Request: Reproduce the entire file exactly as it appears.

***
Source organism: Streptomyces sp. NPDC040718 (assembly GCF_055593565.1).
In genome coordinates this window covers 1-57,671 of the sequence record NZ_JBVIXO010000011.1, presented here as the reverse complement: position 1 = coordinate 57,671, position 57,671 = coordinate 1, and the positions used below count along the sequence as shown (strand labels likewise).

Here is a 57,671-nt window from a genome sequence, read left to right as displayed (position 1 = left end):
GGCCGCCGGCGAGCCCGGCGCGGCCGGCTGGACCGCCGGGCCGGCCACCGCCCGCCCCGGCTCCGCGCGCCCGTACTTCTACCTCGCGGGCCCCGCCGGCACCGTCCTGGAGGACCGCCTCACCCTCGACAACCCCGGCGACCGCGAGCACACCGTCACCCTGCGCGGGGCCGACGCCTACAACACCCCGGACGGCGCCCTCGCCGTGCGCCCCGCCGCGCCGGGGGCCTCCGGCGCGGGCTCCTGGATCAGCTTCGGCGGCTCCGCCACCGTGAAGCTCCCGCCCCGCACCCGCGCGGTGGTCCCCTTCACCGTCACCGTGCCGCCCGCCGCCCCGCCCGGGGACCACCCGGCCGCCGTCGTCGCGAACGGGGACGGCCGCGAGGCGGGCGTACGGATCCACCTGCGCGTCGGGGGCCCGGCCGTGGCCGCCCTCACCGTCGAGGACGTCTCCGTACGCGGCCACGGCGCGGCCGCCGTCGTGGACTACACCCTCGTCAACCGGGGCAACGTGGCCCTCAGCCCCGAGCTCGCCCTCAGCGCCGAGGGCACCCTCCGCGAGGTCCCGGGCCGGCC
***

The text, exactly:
Source organism: Streptomyces sp. NPDC040718 (assembly GCF_055593565.1).
In genome coordinates this window covers 1-57,671 of the sequence record NZ_JBVIXO010000011.1, presented here as the reverse complement: position 1 = coordinate 57,671, position 57,671 = coordinate 1, and the positions used below count along the sequence as shown (strand labels likewise).

Here is a 57,671-nt window from a genome sequence, read left to right as displayed (position 1 = left end):
GGCCGCCGGCGAGCCCGGCGCGGCCGGCTGGACCGCCGGGCCGGCCACCGCCCGCCCCGGCTCCGCGCGCCCGTACTTCTACCTCGCGGGCCCCGCCGGCACCGTCCTGGAGGACCGCCTCACCCTCGACAACCCCGGCGACCGCGAGCACACCGTCACCCTGCGCGGGGCCGACGCCTACAACACCCCGGACGGCGCCCTCGCCGTGCGCCCCGCCGCGCCGGGGGCCTCCGGCGCGGGCTCCTGGATCAGCTTCGGCGGCTCCGCCACCGTGAAGCTCCCGCCCCGCACCCGCGCGGTGGTCCCCTTCACCGTCACCGTGCCGCCCGCCGCCCCGCCCGGGGACCACCCGGCCGCCGTCGTCGCGAACGGGGACGGCCGCGAGGCGGGCGTACGGATCCACCTGCGCGTCGGGGGCCCGGCCGTGGCCGCCCTCACCGTCGAGGACGTCTCCGTACGCGGCCACGGCGCGGCCGCCGTCGTGGACTACACCCTCGTCAACCGGGGCAACGTGGCCCTCAGCCCCGAGCTCGCCCTCAGCGCCGAGGGCACCCTCCGCGAGGTCCCGGGCCGGCC